• But, you cannot say this type of language has ever been used by a Catholic pontiff regarding gay (so-called) marriage….it ain’t there….anywhere.

  • Tom

    Yeah, and the government would never force the Church and its members to fund contraception….

  • An Atheist

    And anybody else find a Catholic calling another movement Fascist just a little ironic since the last “just war” the Vatican gave approval to was Franco violently overthrowing the Spanish Republic in the 1930s? (And with a Muslim mercenary army, no less!)

    • Paul Miller

      Not me. Then again, I’ve studied the actual facts regarding the Spanish Civil War (see Warren Carroll’s The Last Crusade – ) rather than swallowing the hysteric shouts of “fascism” from those overly-sympathetic with the anti-Catholic revolutionaries:

    • Ted Seeber

      The only references I could find to this came from those who murdered the priests and stole church lands that started Franco on his rampage to begin with. If it wasn’t for liberals, the Spanish Civil War would never have happened.

    • Lisa

      Well, lets not forget that the nastiest murderers of all time — Stalin, Mao, Pol Pot were atheists, and most likely Hitler, who had plans to use Chritianity as a tool of the Master Plan, was probably an at least anti-Christian in his secretive personal views. They killed scores of millions. Not that this means anything, but I thought you might respond better to a senseless argument that, well, is more suitable to your cognitive structure.

      You might respond that Joe Stalin was also pro-life.

      • An Atheist

        Hitler wasn’t an atheist, but he wasn’t a Christian either. He was pretty much a pagan with weird racial theories.

        • kenneth

          Hitler was formally a Catholic until he drew his last breath. He had some very bizarre and heterodox notions of what God and Christ and proper religion were all about. Not even his closest associates or biographers have ever really been able to neatly define Hitler’s religious beliefs. He gave widely varied and conflicting statements about his beliefs throughout his life. His beliefs clearly were grounded in Christian theology which he had modified extensively with elements of pagan myth, extreme German nationalism, racial theories, misogyny, you name it. He certainly was not an atheist, and neither were Stalin or any of the other so-called “godless” dictators. They all clearly believed that they were god-like beings in their own right and that they represented a divine order of sorts.

          • Colonel Klink

            In other words, Hitler, Stalin, Mao did not believe in any God, but they’re somehow not atheists. Right.

          • Ted Seeber

            Funny, I thought he was a Hindu given his worship of the Aryan race, which is the top caste in Hinduism.

    • dpt

      “And anybody else find a Catholic calling another movement Fascist just a little ironic since the last “just war” the Vatican gave approval to was Franco violently overthrowing the Spanish Republic in the 1930s? ”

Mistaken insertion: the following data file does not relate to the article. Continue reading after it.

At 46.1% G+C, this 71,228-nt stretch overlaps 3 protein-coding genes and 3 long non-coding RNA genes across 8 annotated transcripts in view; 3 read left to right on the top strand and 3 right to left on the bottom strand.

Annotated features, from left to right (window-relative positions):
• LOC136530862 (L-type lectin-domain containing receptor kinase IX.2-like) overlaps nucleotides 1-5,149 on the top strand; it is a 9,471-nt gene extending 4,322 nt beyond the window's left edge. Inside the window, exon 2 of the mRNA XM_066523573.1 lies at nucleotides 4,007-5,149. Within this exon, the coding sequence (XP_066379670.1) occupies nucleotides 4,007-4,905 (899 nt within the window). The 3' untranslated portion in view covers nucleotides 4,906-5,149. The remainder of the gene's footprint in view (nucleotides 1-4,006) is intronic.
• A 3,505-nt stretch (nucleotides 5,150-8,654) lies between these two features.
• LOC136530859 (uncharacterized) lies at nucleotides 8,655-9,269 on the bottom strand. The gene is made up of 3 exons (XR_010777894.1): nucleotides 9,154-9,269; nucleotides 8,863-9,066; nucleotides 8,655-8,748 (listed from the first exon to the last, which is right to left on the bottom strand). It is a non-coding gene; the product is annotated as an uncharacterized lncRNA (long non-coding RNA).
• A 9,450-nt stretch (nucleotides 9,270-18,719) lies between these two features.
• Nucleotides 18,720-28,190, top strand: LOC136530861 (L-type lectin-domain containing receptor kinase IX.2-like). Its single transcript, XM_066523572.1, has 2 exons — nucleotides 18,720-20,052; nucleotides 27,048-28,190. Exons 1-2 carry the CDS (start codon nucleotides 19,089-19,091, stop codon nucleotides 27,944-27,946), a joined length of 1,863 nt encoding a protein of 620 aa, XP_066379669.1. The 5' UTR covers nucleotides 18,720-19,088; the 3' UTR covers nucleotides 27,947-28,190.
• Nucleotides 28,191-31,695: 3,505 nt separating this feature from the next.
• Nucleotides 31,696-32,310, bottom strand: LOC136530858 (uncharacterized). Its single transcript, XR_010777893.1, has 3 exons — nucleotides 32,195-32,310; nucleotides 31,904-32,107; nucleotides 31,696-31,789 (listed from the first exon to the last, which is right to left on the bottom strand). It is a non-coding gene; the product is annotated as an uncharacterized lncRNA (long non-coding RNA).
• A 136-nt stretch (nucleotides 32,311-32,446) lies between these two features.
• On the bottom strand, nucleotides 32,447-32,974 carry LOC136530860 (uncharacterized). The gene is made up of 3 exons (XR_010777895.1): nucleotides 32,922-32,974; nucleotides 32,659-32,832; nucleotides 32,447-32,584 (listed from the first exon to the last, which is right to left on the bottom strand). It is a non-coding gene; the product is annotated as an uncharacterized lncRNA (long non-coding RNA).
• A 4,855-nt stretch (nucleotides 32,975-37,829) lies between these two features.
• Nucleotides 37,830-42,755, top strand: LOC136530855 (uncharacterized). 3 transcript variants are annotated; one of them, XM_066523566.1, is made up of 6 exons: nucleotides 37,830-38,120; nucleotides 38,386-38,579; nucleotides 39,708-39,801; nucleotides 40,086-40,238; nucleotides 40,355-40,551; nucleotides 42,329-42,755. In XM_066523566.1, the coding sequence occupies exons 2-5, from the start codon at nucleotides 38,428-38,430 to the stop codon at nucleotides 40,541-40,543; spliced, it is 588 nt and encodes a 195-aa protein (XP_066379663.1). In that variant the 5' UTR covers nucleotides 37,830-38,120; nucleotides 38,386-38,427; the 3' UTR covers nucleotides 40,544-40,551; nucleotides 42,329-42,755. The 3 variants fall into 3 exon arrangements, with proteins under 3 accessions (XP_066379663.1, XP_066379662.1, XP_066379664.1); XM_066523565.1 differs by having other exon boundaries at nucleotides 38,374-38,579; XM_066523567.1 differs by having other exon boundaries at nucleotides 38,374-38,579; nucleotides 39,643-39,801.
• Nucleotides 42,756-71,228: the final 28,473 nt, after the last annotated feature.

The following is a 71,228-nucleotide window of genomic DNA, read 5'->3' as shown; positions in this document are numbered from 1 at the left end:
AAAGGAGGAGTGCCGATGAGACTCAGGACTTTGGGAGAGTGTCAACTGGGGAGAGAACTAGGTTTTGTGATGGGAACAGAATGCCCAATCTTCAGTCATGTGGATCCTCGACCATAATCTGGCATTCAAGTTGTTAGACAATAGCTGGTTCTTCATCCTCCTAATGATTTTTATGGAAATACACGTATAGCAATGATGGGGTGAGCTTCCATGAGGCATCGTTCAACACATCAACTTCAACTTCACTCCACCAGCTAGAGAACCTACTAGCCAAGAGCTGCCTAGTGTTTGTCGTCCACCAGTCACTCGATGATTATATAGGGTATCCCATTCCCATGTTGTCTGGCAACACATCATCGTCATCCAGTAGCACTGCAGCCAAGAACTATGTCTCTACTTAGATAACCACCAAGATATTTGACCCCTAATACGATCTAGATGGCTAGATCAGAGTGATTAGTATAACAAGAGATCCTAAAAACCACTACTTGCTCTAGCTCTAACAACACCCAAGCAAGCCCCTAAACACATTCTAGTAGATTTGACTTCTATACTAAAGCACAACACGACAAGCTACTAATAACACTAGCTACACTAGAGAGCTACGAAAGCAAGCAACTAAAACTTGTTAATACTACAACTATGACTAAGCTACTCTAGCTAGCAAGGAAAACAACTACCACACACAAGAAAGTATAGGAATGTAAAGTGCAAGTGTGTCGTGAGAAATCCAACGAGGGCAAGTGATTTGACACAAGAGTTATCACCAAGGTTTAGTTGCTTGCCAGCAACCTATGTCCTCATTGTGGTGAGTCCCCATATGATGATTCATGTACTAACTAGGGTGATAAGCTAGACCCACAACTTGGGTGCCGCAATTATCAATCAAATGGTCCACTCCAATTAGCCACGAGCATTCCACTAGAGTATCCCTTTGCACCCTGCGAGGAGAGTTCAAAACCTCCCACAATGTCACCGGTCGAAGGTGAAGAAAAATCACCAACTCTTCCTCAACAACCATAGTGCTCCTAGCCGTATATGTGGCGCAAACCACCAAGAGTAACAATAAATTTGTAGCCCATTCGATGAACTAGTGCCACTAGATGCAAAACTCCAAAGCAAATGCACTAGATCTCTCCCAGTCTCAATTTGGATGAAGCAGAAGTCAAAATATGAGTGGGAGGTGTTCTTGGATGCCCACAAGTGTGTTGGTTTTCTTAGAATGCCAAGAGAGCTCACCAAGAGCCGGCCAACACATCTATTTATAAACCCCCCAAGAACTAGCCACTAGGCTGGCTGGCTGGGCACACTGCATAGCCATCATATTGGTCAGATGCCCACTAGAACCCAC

Well, it wasn’t Franco’s side that murdered thousands of clergy and vandalized churches.

  • Anybody out there seen any evidence of cats sleeping with dogs, cowboys and Indians playing marbles, Muslims and Jews sharing a table at Sonny’s Barbecue?

  • Not Catholic here, but there is a social backlash on the love ethic of Christ taking place.
    I believe that God has allowed it and is calling faithful to use it for His glory. This backlash is a response to both Catholic and Evangelical church scandals, the weak gospel proclaimed by most Mainline western churches and the bigotry, hypocrisy and pride displayed by many church leaders. Gay and lesbians in my experience tend to be the most spiritually interested people while treated like the scourge of the Earth. Most don’t have a clue why Mosaic and Levitical laws prohibit same sex activity. Once led and discipled many could become chaste ministers of the gospel and leaders in the Church. My thing is, what is the Spirit saying, not what is our legal system doing.

  • Tim

    “…the Hutchinson City Council is going to consider whether sexual orientation and gender identity should be added to the city’s human relations code.”

    In one sense, I find this disturbing, but in another sense I find it hilarious that a municipality has a “human relations code.” And it’s not even a California or New York municipality, but Kansas.

    Apparently, there is also a “Human Relations Commission” too. No wonder cities are going bankrupt.

    • MaryMargaret

      In California or New York, I’m not sure Hutch would even be considered a “city”. There are only about 40K people, and I would say it’s just a large town. (I am a Kansan, and have been to Hutchinson many times over the years.) Kind of an odd issue for a Kansas town that is west of I-135 to be considering, though.

      • Ted Seeber

        Really? I hail originally from the City of Silverton, which is 8k, and I yearly go to the City of Mt. Angel for Oktoberfest (2.5k when Oktoberfest isn’t in town- 46k when it is) and the only “Town” I’m aware of in the area is the town of St. Benedict, OR (which is basically the Abbey and the Convent).